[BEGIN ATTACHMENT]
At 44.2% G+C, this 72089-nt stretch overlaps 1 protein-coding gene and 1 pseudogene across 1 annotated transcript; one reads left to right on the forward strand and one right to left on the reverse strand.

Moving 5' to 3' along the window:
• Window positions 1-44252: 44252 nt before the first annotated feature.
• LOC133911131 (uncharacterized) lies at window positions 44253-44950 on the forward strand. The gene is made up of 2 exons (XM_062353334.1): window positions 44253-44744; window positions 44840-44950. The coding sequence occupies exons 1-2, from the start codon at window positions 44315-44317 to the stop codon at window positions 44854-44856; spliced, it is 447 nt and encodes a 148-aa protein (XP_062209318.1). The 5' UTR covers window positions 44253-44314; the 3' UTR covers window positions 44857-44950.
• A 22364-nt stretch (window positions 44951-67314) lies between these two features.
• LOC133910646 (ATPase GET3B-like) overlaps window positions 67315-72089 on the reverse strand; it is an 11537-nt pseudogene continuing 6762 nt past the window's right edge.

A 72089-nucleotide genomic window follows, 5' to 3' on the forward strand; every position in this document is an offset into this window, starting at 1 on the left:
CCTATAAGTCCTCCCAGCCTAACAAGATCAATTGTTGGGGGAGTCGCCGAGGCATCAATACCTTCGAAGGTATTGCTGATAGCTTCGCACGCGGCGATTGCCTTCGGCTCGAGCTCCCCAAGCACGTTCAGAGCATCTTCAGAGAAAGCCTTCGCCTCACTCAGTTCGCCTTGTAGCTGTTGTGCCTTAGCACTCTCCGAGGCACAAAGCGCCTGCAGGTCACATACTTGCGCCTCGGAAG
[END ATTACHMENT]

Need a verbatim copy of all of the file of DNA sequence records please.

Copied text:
At 44.2% G+C, this 72089-nt stretch overlaps 1 protein-coding gene and 1 pseudogene across 1 annotated transcript; one reads left to right on the forward strand and one right to left on the reverse strand.

Moving 5' to 3' along the window:
• Window positions 1-44252: 44252 nt before the first annotated feature.
• LOC133911131 (uncharacterized) lies at window positions 44253-44950 on the forward strand. The gene is made up of 2 exons (XM_062353334.1): window positions 44253-44744; window positions 44840-44950. The coding sequence occupies exons 1-2, from the start codon at window positions 44315-44317 to the stop codon at window positions 44854-44856; spliced, it is 447 nt and encodes a 148-aa protein (XP_062209318.1). The 5' UTR covers window positions 44253-44314; the 3' UTR covers window positions 44857-44950.
• A 22364-nt stretch (window positions 44951-67314) lies between these two features.
• LOC133910646 (ATPase GET3B-like) overlaps window positions 67315-72089 on the reverse strand; it is an 11537-nt pseudogene continuing 6762 nt past the window's right edge.

A 72089-nucleotide genomic window follows, 5' to 3' on the forward strand; every position in this document is an offset into this window, starting at 1 on the left:
CCTATAAGTCCTCCCAGCCTAACAAGATCAATTGTTGGGGGAGTCGCCGAGGCATCAATACCTTCGAAGGTATTGCTGATAGCTTCGCACGCGGCGATTGCCTTCGGCTCGAGCTCCCCAAGCACGTTCAGAGCATCTTCAGAGAAAGCCTTCGCCTCACTCAGTTCGCCTTGTAGCTGTTGTGCCTTAGCACTCTCCGAGGCACAAAGCGCCTGCAGGTCACATACTTGCGCCTCGGAAG